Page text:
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Written on 12th September 2017 by Claire Roantree

At Boyes Turner, we see a number of chronic pain cases, including Complex Regional Pain Syndrome, one of the most painful types of pain. In our experience, clients develop CRPS after fractures, soft tissue injuries or burns which usually involve extensive swelling and lead to an abnormal neurological pain response that magnifies the effect of their original injury.

For example, one client had severe cuts which caused swelling to his carpel tunnel. He required a carpel tunnel decompression operation which led to CRPS. In other cases, our clients have sustained fractures which lead to compartment syndrome requiring fasciotomy to reduce the swelling which in turn leads to the development of CRPS. Burns victims and clients undergoing surgery, or whose fractured limbs are immobilised in a cast, splint or brace, can also go on to develop CRPS.

The condition is caused by damage or dysfunction of the peripheral and/or central nervous system and an inappropriate neuro-inflammatory response. Symptoms can be extremely unpleasant and have a profound effect on the sufferer’s life, interfering with their daily activities and ability to work.

If, after an injury, you or a loved one experience the following symptoms, you should tell your doctor and ask to be referred to a pain specialist:

  • stabbing, throbbing or burning pain
  • pins and needles
  • pain and sensitivity if the affected area is touched
  • changes to skin temperature or colour (mottled or discoloured)
  • swelling
  • alteration in hair or nail growth
  • stiffness, reduced mobility or muscle spasms

As a consequence of having to cope long-term with severe pain and impaired ability functioning, our clients often suffer additional psychological injury. The actual symptoms may result in low mood and depression or the injury may have been caused in traumatic circumstances giving rise to psychiatric conditions, such as post traumatic stress disorder. For some it will be a combination of both. Treatment is likely to require a multidisciplinary team approach involving a consultant in pain medicine, a clinical psychologist specialising in pain and a physiotherapist specialising in treatment of pain conditions. In our experience, where clients have experienced a traumatic response to an accident, this needs to be treated first to achieve the best results from a pain management program.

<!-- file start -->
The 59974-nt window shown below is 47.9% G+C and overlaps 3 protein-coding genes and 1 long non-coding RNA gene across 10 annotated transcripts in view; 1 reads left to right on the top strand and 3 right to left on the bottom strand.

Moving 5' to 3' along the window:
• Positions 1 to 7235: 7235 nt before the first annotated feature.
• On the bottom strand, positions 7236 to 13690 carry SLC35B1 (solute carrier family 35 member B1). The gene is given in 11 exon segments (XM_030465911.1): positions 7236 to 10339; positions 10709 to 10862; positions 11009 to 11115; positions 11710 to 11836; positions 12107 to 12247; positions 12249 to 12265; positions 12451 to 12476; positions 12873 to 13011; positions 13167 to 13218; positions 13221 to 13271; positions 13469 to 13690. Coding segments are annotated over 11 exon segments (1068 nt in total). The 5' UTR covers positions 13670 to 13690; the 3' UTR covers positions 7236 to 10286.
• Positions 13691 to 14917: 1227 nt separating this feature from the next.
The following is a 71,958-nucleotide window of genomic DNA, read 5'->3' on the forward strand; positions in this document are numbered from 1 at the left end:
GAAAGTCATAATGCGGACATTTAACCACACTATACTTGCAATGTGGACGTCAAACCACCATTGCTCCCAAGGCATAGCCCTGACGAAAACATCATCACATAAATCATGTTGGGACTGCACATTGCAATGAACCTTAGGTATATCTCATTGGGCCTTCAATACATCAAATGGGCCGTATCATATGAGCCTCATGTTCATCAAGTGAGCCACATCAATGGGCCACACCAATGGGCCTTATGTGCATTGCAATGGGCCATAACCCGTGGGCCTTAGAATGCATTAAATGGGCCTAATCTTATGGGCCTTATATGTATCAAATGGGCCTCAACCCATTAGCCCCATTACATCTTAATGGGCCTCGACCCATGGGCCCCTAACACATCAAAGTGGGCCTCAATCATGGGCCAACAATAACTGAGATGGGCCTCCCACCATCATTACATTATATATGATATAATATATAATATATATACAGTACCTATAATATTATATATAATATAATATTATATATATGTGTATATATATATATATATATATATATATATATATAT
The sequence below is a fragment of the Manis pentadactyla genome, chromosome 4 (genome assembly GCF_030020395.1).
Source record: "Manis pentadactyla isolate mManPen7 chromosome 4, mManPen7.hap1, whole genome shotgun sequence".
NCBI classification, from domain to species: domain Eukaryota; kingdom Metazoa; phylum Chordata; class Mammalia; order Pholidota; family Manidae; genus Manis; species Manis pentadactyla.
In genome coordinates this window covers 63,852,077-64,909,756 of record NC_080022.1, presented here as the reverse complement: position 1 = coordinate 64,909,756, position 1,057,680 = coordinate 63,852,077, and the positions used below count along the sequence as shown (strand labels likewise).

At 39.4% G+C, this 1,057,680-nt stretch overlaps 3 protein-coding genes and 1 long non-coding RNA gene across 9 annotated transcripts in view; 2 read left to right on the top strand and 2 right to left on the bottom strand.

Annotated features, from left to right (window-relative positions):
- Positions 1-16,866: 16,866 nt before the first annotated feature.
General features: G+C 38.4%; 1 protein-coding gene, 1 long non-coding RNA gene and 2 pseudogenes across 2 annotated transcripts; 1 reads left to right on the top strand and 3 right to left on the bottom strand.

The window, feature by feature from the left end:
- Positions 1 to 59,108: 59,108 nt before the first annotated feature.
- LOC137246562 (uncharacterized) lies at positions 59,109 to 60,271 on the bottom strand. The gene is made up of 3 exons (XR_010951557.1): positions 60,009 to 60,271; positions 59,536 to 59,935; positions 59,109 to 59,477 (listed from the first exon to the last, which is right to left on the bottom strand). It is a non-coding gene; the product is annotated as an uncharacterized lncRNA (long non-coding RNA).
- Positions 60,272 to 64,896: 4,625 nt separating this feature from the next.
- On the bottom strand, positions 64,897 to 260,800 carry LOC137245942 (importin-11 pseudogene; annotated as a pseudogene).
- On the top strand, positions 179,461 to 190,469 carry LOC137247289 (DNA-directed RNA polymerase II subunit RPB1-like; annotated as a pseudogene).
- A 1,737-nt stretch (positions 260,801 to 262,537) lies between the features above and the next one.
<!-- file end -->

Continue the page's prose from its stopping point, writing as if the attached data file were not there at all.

Claire Roantree, Partner in the Personal Injury team, says, 

“CRPS cases are complex and a clear diagnosis is required, therefore it is important to instruct a solicitor who has experience in dealing with pain cases and understands CRPS. At Boyes Turner, we instruct leading medical experts in the diagnosis of CRPS and we work with excellent rehabilitation providers and multidisciplinary teams who understand chronic pain conditions like CRPS, to ensure that our clients receive rehabilitation and pain management treatment that is tailored to their individual needs. Often there is no cure for this condition but with a good pain management program, we can help our clients manage their pain better in order to minimise the impact on their daily life.”